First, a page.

A Common Condition May Be The Cause For The Burning In Your Feet

Nikki Attkisson | Last Updated : October 29, 2021

New research suggests that the number of people who experience pins and needles, numbness, and burning pain in their feet and toes seems to be rising.

It also suggested that some of these people may be exposed to a higher risk of heart problems.

It is not fully understood why there has been an increase in ‘small fiber neuropathy’ yet.

A Common Condition May Be The Cause For The Burning In Your Feet

Dr. Christopher Klein, the study author, explained that this may be happening due to diabetes and obesity epidemic that is currently going on. Both of these conditions raise the risk for small fiber neuropathy.

Klein said that something about small fiber neuropathy is diabolic as it is very strongly correlated to heart disease and heart attacks.

A Common Condition May Be The Cause For The Burning In Your Feet

When the small fibers of the peripheral nervous system become damaged, small fiber neuropathy occurs. This is generally caused by a preexisting condition like diabetes.

Sometimes, this can progress into large fiber neuropathy. This condition results in balance issues, weakness, and a lack of coordination.

Klein said that even though the pain is bad, people can take solace with the good news that for a majority of people, the average worsening of the condition every year was minute and they are not at risk of developing any major disabilities.

Even though these statistics are true for the most part, some people who have this condition develop heart problems.

Dr. Christopher is a professor of neurology at the Mayo Clinic.

He said that there is likely more to the story even though diabetes does increase the risk of a heart attack.

Triglycerides are dangerous blood fats that increase the risks to the heart in these people.

An underlying inflammation could also cause these issues.

The medical records of 94 people with the condition and 282 people without the condition were compared by the researchers for the study.

In order to learn as much as they could, these people were followed by the investigators.

They wanted to see how neuropathy worked and how it progressed.

In 13.3 out of every 100,000 people, small fiber neuropathy occurs.

During the period of the study, the rate increased.

It was also found that in order to relieve their burning pain, these people were much more likely to take opioids and have insomnia.

Compared to their counterparts who do not have the condition, these people who had small fiber neuropathy were also more likely to be more obese.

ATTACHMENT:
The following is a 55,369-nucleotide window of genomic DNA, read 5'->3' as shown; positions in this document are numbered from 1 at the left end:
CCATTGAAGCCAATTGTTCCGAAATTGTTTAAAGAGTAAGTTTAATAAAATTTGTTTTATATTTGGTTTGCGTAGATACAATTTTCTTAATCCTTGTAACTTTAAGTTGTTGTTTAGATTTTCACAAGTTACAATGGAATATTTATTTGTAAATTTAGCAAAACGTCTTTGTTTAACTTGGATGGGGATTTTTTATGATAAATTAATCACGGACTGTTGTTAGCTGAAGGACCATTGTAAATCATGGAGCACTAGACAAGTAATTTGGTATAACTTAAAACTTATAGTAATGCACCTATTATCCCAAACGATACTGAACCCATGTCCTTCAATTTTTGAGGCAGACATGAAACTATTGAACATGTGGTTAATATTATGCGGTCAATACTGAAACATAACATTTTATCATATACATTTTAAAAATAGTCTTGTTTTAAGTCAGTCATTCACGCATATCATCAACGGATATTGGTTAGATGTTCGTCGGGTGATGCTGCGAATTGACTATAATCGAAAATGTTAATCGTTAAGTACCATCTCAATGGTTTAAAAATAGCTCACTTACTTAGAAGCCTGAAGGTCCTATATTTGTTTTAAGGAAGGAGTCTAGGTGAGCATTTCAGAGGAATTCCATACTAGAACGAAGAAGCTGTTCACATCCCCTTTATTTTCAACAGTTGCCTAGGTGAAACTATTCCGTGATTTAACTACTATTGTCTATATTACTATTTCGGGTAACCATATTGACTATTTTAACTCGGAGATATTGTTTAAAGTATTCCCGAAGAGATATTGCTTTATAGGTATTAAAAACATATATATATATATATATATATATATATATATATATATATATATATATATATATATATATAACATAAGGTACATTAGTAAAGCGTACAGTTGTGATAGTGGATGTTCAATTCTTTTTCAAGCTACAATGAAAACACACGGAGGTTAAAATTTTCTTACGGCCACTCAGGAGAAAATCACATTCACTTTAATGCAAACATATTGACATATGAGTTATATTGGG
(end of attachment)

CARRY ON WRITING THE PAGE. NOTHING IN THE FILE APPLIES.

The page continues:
The findings showed that about 50% of people who had neuropathy also had diabetes, compared to 22% of those who did not have it.

The study also found that heart attacks were more likely in people who have this nerve condition.

During the period of the study, almost 50% of people who had small fiber neuropathy also had a heart attack.

Klein said that some of these folks may need more aggressive screening for any heart problems considering this risk.

In Neurology, the study was published on Oct. 27.

Dr. Brian Callaghan said that when compared to 10 years ago, doctors at present are much more aware of this condition. He gave special mention to neurologists.

He is an associate professor of neurology at the University of Michigan.

He also co-wrote an editorial that accompanied the new study.

He said that doctors still forget to ask about these symptoms very often.

He added that patients should ideally take an active role in making their doctors aware.

Treating the condition if it is linked to diabetes or obesity can make a huge difference in the overall health and well-being of the person. Medications, topical and behavioral interventions are used as treatments for pain.

Nikki Attkisson

With over 15 years as a practicing journalist, Nikki Attkisson found herself at Powdersville Post now after working at several other publications. She is an award-winning journalist with an entrepreneurial spirit and worked as a journalist covering technology, innovation, environmental issues, politics, health etc. Nikki Attkisson has also worked on product development, content strategy, and editorial management for numerous media companies. She began her career at local news stations and worked as a reporter in national newspapers.

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